The goal of Lean design is to eliminate waste. This isn’t a one-time effort, but a never-ending journey of continuous improvement. To determine how the built environment can foster this type of performance and process improvement, you need to identify what waste is and where it occurs.
In healthcare facilities, areas of waste typically include overproduction; waiting; inefficient conveyance; rework; excess inventory; unnecessary motion, such as over long walking distances for nursing staff or excessive patient transport; and correction, or steps undertaken to remedy situations caused by wasteful practices.
By carefully examining an organization’s current state of operation, we can design spaces that enable health professionals to work toward their ideal future state. It’s a process that requires input from a great number of people.
Those familiar with daily workflow are in the best position to describe current work processes and how they can be improved. Sophisticated computer simulation, rough mock-ups, and scenario testing, which may involve building an entire unit out of cardboard, can help project teams assess design ideas to more fully understand their impact on operations.
The time and effort invested in Lean design can pay off in many ways for hospitals. Staffing shortages, cost constraints, and changing demographics—including population growth and an aging population—are universal issues facing health providers.
With the new healthcare paradigm, in which everyone will have health coverage, hospitals will be responsible for an entire community’s health, rather than just treating individuals. Anything we can do in the design of a facility to support efficiency will result in lower operating costs.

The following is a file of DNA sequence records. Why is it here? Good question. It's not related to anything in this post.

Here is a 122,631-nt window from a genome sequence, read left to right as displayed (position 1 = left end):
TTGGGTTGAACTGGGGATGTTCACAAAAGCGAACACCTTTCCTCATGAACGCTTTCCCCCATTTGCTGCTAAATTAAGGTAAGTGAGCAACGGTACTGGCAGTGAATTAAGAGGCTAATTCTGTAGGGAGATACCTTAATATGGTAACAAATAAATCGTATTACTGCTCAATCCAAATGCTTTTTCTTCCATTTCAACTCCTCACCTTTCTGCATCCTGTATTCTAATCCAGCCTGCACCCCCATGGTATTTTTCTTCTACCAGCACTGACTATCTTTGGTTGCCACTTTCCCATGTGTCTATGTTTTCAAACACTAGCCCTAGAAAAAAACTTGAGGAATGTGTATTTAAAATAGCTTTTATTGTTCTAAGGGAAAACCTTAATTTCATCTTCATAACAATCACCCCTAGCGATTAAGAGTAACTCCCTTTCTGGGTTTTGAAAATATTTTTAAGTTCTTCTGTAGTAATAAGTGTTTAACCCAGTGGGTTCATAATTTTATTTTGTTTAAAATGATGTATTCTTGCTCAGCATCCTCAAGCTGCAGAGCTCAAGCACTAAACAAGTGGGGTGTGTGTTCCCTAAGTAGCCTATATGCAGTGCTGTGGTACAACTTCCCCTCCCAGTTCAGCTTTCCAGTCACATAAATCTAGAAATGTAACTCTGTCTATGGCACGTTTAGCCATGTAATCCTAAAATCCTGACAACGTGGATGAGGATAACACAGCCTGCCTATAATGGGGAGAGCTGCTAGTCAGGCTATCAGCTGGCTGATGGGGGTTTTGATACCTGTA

While Lean design may not incur the lowest first cost, initial outlays are recouped through ongoing operational savings.
Lean design also creates better outcomes. Standardized workflow eliminates waste and reduces errors. It’s safer for patients and the people who care for them. As healthcare providers are increasingly measured and paid based on outcomes, this is a clear business benefit to hospitals—and it’s a health benefit to patients.
Beyond reducing waste and being more cost-effective and efficient, patient outcomes are what it’s all about.
Jeffrey Stouffer, AIA, is principal, academic and pediatric practice leader at HKS Inc. He can be reached at firstname.lastname@example.org.
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